# Anagrams

Anagrams have been part of our literary history throughout the centuries. Let's learn more about what they are, how they are used and how we can tell if two string are anagrams of each other.

## The Problem

Given two strings s and t, determine if t is an anagram of s.

### Example

`s`

=*listen*`t`

=*silent*

## Some Background

First, to define what is an anagram more formally, "An anagram is a word or phrase formed by rearranging the characters of a different word or phrase."^{[1]}

Anagrams are found since ancient history and can be found all the way back in ancient Greece. It was used all across Europe in the Middle Age and was very popular among the users of Latin.

### Uses of Anagrams

Anagrams have been used in multiple ways across the ages, in serious or not so much situations:

- Pseudonym creation
- Parody, criticism or satire
- George Bush = He bugs Gore

- Character naming
^{[2]}- William Shakespeare’s “Hamlet” is an anagram and directly inspired by the legendary Scandinavian prince “Amleth”.
- In Harry Potter, J.K. Rowling uses the anagram “I am Lord Voldemort” / “Tom Marvolo Riddle,” as the two different identities of the series' villain.

- Ciphers/Cryptography
- Ciphers using permutations and/or transpositions can be broken using anagramming.

## The Solution

Below is the code for our solution, in Python. Let's take a look at the code bits by bits and try to undersatand what is happening there:

```
def isAnagram(s: str, t: str) -> bool:
if len(s) == len(t):
s_map = {}
t_map = {}
for l in s:
if l in s_map:
s_map[l] += 1
else:
s_map[l] = 0
for l in t:
if l in t_map:
t_map[l] += 1
else:
t_map[l] = 0
for l in s_map:
if l not in t_map or s_map[l] != t_map[l]:
return False
else:
return False
return True
```

*You can find the code above in our Github repository*

Let's start with the first `if`

statement:

```
if len(s) == len(t):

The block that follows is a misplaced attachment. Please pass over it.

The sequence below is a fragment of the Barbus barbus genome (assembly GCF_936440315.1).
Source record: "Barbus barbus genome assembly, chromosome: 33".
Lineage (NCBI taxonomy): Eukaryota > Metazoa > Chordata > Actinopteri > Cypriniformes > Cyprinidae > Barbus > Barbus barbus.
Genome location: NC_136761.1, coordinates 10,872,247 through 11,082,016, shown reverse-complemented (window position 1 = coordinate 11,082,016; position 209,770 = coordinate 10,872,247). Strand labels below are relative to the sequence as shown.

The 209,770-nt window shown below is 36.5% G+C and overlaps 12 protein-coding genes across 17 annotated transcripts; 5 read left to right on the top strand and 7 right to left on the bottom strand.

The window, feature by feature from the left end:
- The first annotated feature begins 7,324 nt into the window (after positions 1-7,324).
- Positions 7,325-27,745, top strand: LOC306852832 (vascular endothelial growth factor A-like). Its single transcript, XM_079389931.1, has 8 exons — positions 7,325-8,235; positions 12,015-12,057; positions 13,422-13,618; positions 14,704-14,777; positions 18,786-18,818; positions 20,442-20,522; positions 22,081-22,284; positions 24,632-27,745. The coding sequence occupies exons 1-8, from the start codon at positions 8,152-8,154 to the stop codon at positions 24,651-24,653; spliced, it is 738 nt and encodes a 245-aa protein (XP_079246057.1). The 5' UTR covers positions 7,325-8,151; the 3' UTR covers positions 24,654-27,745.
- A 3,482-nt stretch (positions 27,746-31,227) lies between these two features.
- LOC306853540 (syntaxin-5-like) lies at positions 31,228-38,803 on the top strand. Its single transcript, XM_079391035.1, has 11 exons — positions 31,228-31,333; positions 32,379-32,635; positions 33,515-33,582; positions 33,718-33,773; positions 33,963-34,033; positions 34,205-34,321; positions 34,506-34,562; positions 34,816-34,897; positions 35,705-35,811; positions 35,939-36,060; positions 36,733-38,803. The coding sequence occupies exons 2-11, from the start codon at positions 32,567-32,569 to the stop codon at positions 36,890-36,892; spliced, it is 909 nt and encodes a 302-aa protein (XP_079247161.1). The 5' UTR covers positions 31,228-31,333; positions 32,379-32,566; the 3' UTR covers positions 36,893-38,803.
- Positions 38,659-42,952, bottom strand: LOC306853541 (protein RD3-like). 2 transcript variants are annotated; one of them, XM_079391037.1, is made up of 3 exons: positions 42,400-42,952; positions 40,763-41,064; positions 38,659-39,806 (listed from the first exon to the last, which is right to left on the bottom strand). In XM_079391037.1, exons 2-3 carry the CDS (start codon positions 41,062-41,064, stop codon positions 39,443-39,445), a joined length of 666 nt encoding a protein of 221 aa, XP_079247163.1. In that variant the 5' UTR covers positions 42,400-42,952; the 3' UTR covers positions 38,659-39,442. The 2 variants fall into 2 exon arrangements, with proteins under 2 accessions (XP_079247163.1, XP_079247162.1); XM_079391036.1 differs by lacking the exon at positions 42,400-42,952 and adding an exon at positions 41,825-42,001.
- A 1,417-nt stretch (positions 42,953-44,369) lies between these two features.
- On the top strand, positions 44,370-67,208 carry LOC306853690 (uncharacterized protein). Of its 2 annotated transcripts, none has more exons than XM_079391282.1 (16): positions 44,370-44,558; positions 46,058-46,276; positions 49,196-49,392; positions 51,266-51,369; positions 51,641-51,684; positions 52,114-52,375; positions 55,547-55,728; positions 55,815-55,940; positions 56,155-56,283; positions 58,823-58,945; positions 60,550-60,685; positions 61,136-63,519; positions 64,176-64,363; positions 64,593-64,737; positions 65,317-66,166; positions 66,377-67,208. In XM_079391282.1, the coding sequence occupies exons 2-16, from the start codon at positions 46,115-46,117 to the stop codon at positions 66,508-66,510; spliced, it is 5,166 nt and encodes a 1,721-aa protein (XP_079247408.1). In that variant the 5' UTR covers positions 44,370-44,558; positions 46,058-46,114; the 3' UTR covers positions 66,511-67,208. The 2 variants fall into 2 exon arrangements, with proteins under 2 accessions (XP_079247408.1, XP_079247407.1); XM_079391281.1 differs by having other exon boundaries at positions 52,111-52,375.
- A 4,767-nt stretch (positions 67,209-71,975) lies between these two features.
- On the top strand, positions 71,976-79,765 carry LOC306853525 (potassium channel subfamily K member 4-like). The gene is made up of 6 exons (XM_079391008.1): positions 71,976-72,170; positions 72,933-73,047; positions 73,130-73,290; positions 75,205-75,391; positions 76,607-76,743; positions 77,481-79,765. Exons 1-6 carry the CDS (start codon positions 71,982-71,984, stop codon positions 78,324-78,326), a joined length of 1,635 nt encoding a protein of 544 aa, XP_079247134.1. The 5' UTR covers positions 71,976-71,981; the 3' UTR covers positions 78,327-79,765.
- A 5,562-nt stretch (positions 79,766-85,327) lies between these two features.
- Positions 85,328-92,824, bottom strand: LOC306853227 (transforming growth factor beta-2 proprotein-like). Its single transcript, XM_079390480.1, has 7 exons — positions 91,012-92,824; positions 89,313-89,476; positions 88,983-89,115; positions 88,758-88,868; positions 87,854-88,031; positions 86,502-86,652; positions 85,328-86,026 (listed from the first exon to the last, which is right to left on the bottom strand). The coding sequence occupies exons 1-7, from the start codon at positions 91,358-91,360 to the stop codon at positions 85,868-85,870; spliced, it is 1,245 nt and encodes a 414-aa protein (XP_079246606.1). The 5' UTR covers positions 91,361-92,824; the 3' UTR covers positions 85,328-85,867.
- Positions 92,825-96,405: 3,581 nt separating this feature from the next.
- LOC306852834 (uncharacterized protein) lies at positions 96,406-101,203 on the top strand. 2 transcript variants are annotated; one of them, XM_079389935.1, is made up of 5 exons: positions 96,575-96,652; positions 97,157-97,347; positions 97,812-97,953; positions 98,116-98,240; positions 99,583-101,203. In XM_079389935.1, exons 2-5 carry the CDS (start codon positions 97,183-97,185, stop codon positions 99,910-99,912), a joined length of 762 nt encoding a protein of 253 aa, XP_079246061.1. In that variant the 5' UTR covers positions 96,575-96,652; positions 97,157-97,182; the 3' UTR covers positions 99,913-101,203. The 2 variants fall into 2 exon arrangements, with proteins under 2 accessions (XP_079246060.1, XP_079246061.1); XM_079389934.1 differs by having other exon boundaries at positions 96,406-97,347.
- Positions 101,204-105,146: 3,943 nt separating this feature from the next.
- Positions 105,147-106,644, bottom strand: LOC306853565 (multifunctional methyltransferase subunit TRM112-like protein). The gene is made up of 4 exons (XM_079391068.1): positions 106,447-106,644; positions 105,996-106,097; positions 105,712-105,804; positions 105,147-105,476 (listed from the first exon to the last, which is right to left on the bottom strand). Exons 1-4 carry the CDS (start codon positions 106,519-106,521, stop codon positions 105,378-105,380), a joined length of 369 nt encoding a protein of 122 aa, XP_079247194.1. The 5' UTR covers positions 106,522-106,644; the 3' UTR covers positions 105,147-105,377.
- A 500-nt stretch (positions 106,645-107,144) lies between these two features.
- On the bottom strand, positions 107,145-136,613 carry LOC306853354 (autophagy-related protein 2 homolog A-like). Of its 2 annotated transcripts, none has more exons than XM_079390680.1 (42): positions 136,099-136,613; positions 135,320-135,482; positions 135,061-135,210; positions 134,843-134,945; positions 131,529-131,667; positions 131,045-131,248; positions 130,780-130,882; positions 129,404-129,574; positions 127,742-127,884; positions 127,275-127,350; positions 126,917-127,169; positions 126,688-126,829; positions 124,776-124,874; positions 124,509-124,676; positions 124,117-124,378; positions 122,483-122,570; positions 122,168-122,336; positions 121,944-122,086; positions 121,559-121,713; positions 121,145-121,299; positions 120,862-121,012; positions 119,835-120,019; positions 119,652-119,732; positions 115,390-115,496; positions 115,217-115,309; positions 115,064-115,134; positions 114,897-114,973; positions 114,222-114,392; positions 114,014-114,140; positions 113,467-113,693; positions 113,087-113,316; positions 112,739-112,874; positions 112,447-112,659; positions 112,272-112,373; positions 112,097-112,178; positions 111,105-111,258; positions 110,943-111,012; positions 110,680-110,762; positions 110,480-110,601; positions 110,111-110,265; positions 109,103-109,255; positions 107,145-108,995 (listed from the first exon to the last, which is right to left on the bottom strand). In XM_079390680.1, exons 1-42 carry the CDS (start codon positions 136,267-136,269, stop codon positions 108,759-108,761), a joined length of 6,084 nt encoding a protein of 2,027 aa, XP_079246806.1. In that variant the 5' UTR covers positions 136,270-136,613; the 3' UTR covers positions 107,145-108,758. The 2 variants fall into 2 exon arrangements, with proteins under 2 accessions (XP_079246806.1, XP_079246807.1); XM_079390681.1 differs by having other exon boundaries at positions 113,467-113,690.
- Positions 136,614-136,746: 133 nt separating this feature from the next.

```

We know from the definition that Angrams are a rearrangement of the original word, which means that if `t`

is an anagram of `s`

then the two words should be the same length. If they are not we can by definition determine that `s`

and `t`

are not anagrams.

```
for l in s:
if l in s_map:
s_map[l] += 1
else:
s_map[l] = 0
for l in t:
if l in t_map:
t_map[l] += 1
else:
t_map[l] = 0
```

Next we create a list that maps a letter to the number of times it appears in each word.

```
for l in s_map:
if l not in t_map or s_map[l] != t_map[l]:
return False
```

Lastly, we check if any of the characters in `s`

is not present in `t`

and if the numbers of apperances of each letter is different. If any of the above cases is true than we know that `t`

is not an anagram of `s`

. Otherwise we can know for sure that they are anagrams, as they are the same length and contain the same characters the same number of times.

### Algorithm Analysis

For a quick evaluation of the solution above let's look at it's complexity (number of steps it takes) and memory usage.

*If you need to need to review the concepts of Algorithm Analysis, checkout our series on the subject here.*

#### Complexity

We need to find what are the most costly parts of our algorithm to calculate its complexity.

Our algorithm loops through each string once and in the end through the list of unique characters in `s`

. Considering that the list of unique characters in `s`

can only be less than or equal to the total number of characters in `s`

, we can assume that the operation that will take the longest is looping through either `s`

or `t`

. That means that our algorithm will be O(n) where n is directly proportional to the size of the strings.

#### Memory

Our biggest usage of memory comes from creating the mapping of unique characters in each string with their respective frequency. Our memory usage is also directly proportional to the number of characters in strings `s`

and `t`

, so we can say that our memory usage is O(n).

Linear complexity and memory usage is not too bad, but could we have done better? Let us know in the comments on on Twitter: what's your best solution?